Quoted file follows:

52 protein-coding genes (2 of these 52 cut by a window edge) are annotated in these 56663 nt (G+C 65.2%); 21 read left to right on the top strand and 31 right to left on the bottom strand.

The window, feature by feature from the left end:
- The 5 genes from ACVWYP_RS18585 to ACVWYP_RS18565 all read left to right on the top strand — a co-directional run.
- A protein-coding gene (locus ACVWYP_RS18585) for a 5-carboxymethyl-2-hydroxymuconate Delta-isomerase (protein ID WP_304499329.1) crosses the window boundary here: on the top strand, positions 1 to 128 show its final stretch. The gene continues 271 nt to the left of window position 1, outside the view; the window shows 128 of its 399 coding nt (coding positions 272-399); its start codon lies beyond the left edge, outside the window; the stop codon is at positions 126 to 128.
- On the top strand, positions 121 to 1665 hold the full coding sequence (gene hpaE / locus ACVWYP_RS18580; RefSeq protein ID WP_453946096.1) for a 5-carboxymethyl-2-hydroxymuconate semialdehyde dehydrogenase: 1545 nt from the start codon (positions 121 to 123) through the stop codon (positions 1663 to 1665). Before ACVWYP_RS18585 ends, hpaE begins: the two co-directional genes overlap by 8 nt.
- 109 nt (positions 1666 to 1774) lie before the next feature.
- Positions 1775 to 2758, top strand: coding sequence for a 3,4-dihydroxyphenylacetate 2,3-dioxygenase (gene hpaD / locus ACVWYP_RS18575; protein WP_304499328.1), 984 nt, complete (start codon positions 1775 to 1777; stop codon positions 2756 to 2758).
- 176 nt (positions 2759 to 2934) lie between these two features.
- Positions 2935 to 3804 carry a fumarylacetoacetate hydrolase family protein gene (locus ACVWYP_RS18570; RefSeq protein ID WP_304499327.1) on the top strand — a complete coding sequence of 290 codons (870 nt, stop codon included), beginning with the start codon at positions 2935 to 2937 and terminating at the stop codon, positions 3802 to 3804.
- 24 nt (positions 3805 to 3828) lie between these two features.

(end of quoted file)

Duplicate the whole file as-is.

52 protein-coding genes (2 of these 52 cut by a window edge) are annotated in these 56663 nt (G+C 65.2%); 21 read left to right on the top strand and 31 right to left on the bottom strand.

The window, feature by feature from the left end:
- The 5 genes from ACVWYP_RS18585 to ACVWYP_RS18565 all read left to right on the top strand — a co-directional run.
- A protein-coding gene (locus ACVWYP_RS18585) for a 5-carboxymethyl-2-hydroxymuconate Delta-isomerase (protein ID WP_304499329.1) crosses the window boundary here: on the top strand, positions 1 to 128 show its final stretch. The gene continues 271 nt to the left of window position 1, outside the view; the window shows 128 of its 399 coding nt (coding positions 272-399); its start codon lies beyond the left edge, outside the window; the stop codon is at positions 126 to 128.
- On the top strand, positions 121 to 1665 hold the full coding sequence (gene hpaE / locus ACVWYP_RS18580; RefSeq protein ID WP_453946096.1) for a 5-carboxymethyl-2-hydroxymuconate semialdehyde dehydrogenase: 1545 nt from the start codon (positions 121 to 123) through the stop codon (positions 1663 to 1665). Before ACVWYP_RS18585 ends, hpaE begins: the two co-directional genes overlap by 8 nt.
- 109 nt (positions 1666 to 1774) lie before the next feature.
- Positions 1775 to 2758, top strand: coding sequence for a 3,4-dihydroxyphenylacetate 2,3-dioxygenase (gene hpaD / locus ACVWYP_RS18575; protein WP_304499328.1), 984 nt, complete (start codon positions 1775 to 1777; stop codon positions 2756 to 2758).
- 176 nt (positions 2759 to 2934) lie between these two features.
- Positions 2935 to 3804 carry a fumarylacetoacetate hydrolase family protein gene (locus ACVWYP_RS18570; RefSeq protein ID WP_304499327.1) on the top strand — a complete coding sequence of 290 codons (870 nt, stop codon included), beginning with the start codon at positions 2935 to 2937 and terminating at the stop codon, positions 3802 to 3804.
- 24 nt (positions 3805 to 3828) lie between these two features.